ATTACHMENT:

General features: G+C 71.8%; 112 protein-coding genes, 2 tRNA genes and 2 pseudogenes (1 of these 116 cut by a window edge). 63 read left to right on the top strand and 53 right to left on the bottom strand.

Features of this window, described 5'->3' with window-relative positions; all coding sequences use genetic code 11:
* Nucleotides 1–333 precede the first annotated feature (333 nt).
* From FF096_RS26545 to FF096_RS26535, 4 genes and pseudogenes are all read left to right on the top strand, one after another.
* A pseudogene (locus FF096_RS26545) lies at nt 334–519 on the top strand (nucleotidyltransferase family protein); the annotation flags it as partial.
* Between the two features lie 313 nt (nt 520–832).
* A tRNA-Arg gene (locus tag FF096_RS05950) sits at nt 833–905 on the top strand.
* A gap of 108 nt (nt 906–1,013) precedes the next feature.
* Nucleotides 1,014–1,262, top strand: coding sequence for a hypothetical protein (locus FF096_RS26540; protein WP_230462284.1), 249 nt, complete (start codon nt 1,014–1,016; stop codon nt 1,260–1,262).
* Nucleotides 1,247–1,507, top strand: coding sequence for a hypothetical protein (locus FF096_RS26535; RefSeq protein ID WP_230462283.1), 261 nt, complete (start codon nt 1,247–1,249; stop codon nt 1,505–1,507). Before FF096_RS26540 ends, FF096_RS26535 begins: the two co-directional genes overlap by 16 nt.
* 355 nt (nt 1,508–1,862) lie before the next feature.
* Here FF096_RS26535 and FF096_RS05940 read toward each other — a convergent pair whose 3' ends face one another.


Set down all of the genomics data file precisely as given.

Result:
General features: G+C 71.8%; 112 protein-coding genes, 2 tRNA genes and 2 pseudogenes (1 of these 116 cut by a window edge). 63 read left to right on the top strand and 53 right to left on the bottom strand.

Features of this window, described 5'->3' with window-relative positions; all coding sequences use genetic code 11:
* Nucleotides 1–333 precede the first annotated feature (333 nt).
* From FF096_RS26545 to FF096_RS26535, 4 genes and pseudogenes are all read left to right on the top strand, one after another.
* A pseudogene (locus FF096_RS26545) lies at nt 334–519 on the top strand (nucleotidyltransferase family protein); the annotation flags it as partial.
* Between the two features lie 313 nt (nt 520–832).
* A tRNA-Arg gene (locus tag FF096_RS05950) sits at nt 833–905 on the top strand.
* A gap of 108 nt (nt 906–1,013) precedes the next feature.
* Nucleotides 1,014–1,262, top strand: coding sequence for a hypothetical protein (locus FF096_RS26540; protein WP_230462284.1), 249 nt, complete (start codon nt 1,014–1,016; stop codon nt 1,260–1,262).
* Nucleotides 1,247–1,507, top strand: coding sequence for a hypothetical protein (locus FF096_RS26535; RefSeq protein ID WP_230462283.1), 261 nt, complete (start codon nt 1,247–1,249; stop codon nt 1,505–1,507). Before FF096_RS26540 ends, FF096_RS26535 begins: the two co-directional genes overlap by 16 nt.
* 355 nt (nt 1,508–1,862) lie before the next feature.
* Here FF096_RS26535 and FF096_RS05940 read toward each other — a convergent pair whose 3' ends face one another.